The proposal for a Black history class at South, an elective course which would highlight Black heritage, would be a great step to encourage racial unification within the South community, Jeannie Logan, instructional supervisor of the social studies department said.
Junior Harmony-Keli Tomety said that too often when Black history is mentioned, it is interwoven into other curricula instead of being highlighted on its own. In order for Black students to be represented, students must be given the opportunity to learn about the African diaspora and the success of African kingdoms before they were colonized, Tomety said.
“Often, when Black history is taught, there is no emphasis put on it,” Tomety said. “It’s important to understand that Africa had empires that thrived before they were colonized and that beauty was stolen.”
Further reiterating the importance of this potential course, junior Othandiwe Ngubane explained that it is important to focus on the true story of Black heritage: a journey of resilience despite inequality, instead of only focusing on trauma such as slavery, lynching and the Jim Crow era. Logan noted that the course would follow the people of Africa throughout history, and due to the curriculum, the course would be offered as a one semester elective for sophomores, Logan explained.
“[It] would have a strong world history focus, exploring the history of African people on the continent and people of African descent in the larger diaspora,” Logan said. “It [would] fit well with some of our other traditionally sophomore electives.”
Ngubane emphasized that students must understand that there is much more to Black history than colonization; therefore anyone teaching the class would need to understand the deeper meaning and drive class discussions surrounding this.
Logan agreed that if the course is approved, the teachers should be people who understand and have lived the Black experience.
“Ideally, the course would be taught by someone with lived experience whose identity could bring a depth to the curriculum and classroom experience,” Logan said. “I think we need to first decide if our department should offer this new course on its merits, meaning that this course would fill important gaps in our curricular offerings. Then we can grapple with the challenge of who would teach it.”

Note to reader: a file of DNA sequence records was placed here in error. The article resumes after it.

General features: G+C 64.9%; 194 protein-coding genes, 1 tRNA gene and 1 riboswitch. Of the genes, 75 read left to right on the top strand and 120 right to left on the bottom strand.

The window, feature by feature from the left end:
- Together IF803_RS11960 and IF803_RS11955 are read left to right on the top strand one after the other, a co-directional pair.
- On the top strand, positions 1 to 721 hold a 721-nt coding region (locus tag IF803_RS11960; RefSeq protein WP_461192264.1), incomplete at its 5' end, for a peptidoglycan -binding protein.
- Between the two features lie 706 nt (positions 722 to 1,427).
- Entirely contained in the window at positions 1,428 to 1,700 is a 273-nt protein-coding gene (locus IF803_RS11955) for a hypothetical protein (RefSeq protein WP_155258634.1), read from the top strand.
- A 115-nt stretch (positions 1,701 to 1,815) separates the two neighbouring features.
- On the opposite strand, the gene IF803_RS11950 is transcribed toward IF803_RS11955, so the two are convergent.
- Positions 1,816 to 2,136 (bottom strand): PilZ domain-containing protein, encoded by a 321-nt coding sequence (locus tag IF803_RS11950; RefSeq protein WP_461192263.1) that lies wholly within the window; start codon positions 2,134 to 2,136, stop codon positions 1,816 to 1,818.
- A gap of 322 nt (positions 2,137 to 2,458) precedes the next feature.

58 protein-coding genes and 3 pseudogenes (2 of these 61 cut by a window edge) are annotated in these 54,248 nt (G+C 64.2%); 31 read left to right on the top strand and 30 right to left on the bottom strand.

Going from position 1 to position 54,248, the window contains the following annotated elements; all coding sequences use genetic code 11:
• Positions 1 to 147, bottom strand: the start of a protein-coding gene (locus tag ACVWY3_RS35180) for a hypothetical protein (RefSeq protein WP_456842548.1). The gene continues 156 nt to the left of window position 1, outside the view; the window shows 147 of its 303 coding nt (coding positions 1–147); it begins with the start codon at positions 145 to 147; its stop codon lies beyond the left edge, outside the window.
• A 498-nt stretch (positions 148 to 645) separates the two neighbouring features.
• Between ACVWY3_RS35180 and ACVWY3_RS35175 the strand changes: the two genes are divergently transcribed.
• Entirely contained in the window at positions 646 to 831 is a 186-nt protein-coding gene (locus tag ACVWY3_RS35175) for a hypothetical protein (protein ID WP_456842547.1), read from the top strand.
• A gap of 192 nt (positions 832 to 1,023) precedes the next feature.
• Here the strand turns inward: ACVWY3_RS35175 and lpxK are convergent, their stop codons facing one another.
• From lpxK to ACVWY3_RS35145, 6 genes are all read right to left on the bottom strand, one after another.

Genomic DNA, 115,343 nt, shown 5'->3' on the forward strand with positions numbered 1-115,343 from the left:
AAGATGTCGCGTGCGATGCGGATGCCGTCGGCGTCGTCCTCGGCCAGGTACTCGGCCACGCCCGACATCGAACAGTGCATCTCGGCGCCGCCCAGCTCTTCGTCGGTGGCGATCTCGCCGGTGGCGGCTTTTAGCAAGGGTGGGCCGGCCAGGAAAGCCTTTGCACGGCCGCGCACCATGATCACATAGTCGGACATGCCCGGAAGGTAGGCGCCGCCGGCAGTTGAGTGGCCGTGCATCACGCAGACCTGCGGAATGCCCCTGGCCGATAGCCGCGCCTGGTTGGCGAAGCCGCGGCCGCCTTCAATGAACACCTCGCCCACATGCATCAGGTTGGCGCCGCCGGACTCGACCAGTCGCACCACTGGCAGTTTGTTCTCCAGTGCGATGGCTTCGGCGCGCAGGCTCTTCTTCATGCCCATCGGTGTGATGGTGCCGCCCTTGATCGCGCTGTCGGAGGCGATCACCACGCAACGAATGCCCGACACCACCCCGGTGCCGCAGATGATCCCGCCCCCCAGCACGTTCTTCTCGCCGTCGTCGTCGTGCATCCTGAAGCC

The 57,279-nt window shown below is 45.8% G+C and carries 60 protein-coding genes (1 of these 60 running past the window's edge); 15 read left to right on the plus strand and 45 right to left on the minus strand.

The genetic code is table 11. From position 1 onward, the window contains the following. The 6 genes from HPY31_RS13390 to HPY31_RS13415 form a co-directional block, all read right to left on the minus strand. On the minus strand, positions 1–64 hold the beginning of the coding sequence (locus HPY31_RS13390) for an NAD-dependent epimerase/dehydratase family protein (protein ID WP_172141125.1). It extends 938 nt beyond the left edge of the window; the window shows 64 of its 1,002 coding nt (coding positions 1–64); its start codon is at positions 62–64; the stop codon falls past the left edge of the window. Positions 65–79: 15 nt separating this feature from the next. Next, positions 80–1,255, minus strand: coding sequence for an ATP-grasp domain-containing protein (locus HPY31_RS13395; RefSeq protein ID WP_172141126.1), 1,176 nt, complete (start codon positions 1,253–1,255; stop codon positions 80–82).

Prospective classes are proposed the fall before the year it would be offered, Logan said. However, before then there is a multi-step process to gain feedback.
“This spring we gathered student feedback through a couple of focus groups,” Logan said. “Next, a small committee of
social studies teachers [will discuss] if we should actively pursue a new course proposal. Then it would have to be discussed with the whole department and with the associate principal before submitting a formal proposal.”
Logan said that the conversation concerning the possible class began about five years ago, and now, with last summer’s racial unrest and the increased awareness surrounding police brutality towards Black Americans, many South administrators have taken a second look at the potential course.
“Given the cultural and political moment that we are living in, it is time to look at this issue in a new light,” Logan said. “When students have approached me recently, it has been in the context of the renewed protests over racial injustice.”
Tomety mentioned that education is key to understanding how to be respectful of cultures different from your own. One Black individual cannot be expected to be the spokesperson for the entire nationality and its history, she said. Tomety believes that if students are informed in school about the deep-rooted, complex nature of the African diaspora, it relieves some of the pressure put on Black Americans.
“It can be harmful to think that every Black person is the messenger of Black history,” Tomety said. “Students must be educated so when they go out into the world and meet people with different cultural and ethnic backgrounds, they are knowledgeable [of their history] and are respectful.”
Principal Dr. Lauren Fagel supports this prospective class. She recognizes how Black Americans have a very different experience living in the U.S. compared to white Americans.
“Our country, in many ways, was built during a time when Black people were enslaved,” Fagel said. “Clearly, we’re still dealing with the repercussions of that. This course could be helpful in terms of raising awareness with the goal of creating a more positive [life] experience for Black people.”
Currently, South’s social studies department offers Latin American History, Pacific Rim, United States History, European History, Western Religions of the World and Eastern Religions of the World, Fagel said. These classes explore varieties of cultural traditions and major civilizations.
“It was pointed out that we have other courses that delve into cultural traditions and civilizations,” Fagel said. “[However], we don’t have a Black history social studies course.”
Many students are aware that there is a significant part of Black heritage that does not exist in syllabi, Logan said. This prospective class, if instituted, would begin to remedy the void of Black stories taught at South, Logan hopes.
“There is a hunger to learn more about Black heritage, the contributions of African civilizations to the movement of global history,” Logan said. “Students advocating for the course know there is a story that they missing out on, but they can’t articulate what that is. Therein lies the problem.”